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Title: Syntactic change in Xining Mandarin
Author: Bell, Daniel Melvin
ISNI:       0000 0004 7659 7077
Awarding Body: Newcastle University
Current Institution: University of Newcastle upon Tyne
Date of Award: 2017
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This dissertation discusses the Xining Mandarin dialect (spoken in Qinghai province, northwest China), a variety in which head-final syntax has emerged on the model of local Mongolic languages and Tibetan. The underlying socio-historical scenario is explored in detail and analysed as a case of 'fort creolization' (Bickerton 1988). An overview is then provided of how head-final categories emerged in the dialect, namely through reanalysing Chinese form-meaning units to fulfil functions found in the substrate languages, with comparatively little reordering of grammatical devices inherent to Chinese or outright borrowing of substrate forms. The relevant changes are discussed in relation to Heine and Kuteva's (2005) model of contact-induced grammaticalization and findings from creole studies. Detailed discussion of the dialect's clausal syntax focuses on aspect marking, tense/mood marking, non-lexical functions of SAY and object scrambling. With regard to the aspectual system, an account is proposed of ZHE, which is typologically unusual in showing imperfective/perfective polysemy. Tense and modality is then considered with regard to the sentential particle lia, and its future marking function is seen to be conditioned by the aspectual class of the sentence, providing evidence of aspectually sensitive tenses (de Swart 1998) in Chinese. In terms of non-lexical functions of SAY, a range of clause-final uses are discussed, including as a complementizer and volitional mood marker, whilst discourse marking uses of SAY are interpreted in light of Traugott's (1995, 2010) notion of (inter)subjectification. Finally, object fronting in the dialect is shown to possess the properties of Japanese style scrambling, despite the absence of this type of movement across other Chinese dialects. Its existence in the Xining dialect, where phrase-structure change has occurred from head-initial to head-final, is argued to provide broad support for the correlation between head-final syntax and scrambling formalized by the Generalized Holmberg Constraint (Wallenberg 2009).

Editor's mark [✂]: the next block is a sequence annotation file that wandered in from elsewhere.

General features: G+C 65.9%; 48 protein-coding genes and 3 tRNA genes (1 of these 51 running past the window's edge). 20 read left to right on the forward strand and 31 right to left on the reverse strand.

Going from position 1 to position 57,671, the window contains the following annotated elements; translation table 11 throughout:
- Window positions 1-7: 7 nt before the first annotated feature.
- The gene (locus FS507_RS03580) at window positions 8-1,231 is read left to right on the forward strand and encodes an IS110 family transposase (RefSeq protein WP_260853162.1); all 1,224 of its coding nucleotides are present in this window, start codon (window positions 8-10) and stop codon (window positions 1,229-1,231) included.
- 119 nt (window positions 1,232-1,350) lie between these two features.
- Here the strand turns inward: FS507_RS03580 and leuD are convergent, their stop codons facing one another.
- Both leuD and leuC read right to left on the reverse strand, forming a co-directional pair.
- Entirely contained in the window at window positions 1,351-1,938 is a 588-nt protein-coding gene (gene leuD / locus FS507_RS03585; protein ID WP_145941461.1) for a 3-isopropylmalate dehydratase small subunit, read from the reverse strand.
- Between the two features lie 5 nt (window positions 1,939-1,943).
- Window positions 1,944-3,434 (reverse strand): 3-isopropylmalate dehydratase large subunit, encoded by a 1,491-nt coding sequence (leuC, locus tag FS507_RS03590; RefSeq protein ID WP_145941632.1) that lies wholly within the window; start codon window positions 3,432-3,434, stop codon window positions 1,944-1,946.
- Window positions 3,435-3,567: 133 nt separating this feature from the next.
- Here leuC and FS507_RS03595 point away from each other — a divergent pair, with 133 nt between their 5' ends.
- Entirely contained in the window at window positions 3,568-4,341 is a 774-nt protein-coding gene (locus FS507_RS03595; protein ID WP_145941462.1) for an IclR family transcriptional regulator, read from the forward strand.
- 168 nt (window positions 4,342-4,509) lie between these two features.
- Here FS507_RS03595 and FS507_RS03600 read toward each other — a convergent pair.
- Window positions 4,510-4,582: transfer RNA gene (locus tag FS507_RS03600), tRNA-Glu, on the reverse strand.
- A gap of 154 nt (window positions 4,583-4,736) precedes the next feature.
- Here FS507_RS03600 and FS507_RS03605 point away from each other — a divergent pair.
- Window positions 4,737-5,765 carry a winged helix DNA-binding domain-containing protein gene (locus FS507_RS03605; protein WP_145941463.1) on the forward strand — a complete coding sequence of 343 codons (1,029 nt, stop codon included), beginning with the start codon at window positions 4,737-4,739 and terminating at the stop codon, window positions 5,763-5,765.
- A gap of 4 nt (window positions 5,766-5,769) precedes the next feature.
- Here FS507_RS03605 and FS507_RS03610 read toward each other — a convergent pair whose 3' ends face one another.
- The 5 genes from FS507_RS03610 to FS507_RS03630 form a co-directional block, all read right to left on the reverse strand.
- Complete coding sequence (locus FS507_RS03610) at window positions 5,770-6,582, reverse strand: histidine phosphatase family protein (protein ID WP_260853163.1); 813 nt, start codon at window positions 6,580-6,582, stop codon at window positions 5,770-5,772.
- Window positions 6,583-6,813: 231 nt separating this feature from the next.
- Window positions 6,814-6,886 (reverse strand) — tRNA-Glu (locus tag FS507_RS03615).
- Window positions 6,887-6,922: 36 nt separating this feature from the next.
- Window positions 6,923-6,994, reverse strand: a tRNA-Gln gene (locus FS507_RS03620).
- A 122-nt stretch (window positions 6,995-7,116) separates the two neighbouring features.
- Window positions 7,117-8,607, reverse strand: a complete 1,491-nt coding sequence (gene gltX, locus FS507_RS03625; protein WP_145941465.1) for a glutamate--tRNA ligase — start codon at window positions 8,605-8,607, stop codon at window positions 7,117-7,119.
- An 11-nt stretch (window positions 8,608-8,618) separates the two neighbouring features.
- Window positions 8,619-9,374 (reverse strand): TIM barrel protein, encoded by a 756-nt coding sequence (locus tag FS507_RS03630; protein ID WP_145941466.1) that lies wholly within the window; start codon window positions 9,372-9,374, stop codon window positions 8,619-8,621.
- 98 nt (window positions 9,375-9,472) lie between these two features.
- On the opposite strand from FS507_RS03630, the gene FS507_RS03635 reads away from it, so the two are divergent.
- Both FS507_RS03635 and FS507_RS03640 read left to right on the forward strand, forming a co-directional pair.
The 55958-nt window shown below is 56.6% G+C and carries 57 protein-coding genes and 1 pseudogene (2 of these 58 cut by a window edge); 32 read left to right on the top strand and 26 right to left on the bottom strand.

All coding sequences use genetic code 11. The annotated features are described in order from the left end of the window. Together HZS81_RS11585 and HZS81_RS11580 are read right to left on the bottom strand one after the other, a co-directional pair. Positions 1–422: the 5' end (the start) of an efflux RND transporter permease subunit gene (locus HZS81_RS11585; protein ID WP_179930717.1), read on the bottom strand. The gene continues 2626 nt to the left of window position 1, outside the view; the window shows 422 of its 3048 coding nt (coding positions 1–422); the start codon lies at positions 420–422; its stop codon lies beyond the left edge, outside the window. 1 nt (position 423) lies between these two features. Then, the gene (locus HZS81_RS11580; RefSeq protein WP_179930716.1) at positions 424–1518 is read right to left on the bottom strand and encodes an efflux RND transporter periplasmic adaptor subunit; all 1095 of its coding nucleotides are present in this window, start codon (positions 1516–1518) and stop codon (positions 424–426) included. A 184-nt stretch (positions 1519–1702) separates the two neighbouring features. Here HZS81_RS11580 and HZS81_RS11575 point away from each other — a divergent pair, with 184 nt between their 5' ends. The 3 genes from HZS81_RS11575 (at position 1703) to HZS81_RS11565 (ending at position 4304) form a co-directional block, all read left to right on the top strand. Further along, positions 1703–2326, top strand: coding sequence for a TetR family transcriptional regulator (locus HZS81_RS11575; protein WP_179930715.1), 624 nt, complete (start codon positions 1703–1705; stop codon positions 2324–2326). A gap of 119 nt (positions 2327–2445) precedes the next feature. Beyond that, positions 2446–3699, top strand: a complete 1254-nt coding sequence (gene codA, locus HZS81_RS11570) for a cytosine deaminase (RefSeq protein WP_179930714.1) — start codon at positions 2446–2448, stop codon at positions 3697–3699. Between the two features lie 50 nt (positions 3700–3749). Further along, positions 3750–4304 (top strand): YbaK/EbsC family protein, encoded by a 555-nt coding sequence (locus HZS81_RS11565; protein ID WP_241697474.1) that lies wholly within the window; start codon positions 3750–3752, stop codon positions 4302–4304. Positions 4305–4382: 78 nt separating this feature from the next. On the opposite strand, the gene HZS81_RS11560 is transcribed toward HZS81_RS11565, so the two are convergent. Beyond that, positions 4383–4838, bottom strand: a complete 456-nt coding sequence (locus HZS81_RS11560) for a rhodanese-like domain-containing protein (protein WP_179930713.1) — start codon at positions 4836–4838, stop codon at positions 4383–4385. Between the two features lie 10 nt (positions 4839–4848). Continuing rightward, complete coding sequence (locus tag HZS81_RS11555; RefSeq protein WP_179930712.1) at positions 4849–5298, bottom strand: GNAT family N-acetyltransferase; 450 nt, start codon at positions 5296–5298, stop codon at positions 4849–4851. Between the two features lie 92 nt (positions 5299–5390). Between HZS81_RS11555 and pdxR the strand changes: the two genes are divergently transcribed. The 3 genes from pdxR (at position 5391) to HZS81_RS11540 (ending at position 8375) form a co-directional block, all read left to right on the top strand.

Supervisor: Not available Sponsor: Arts and Humanities Research Council (AHRC)
Qualification Name: Thesis (Ph.D.) Qualification Level: Doctoral
EThOS ID:  DOI: Not available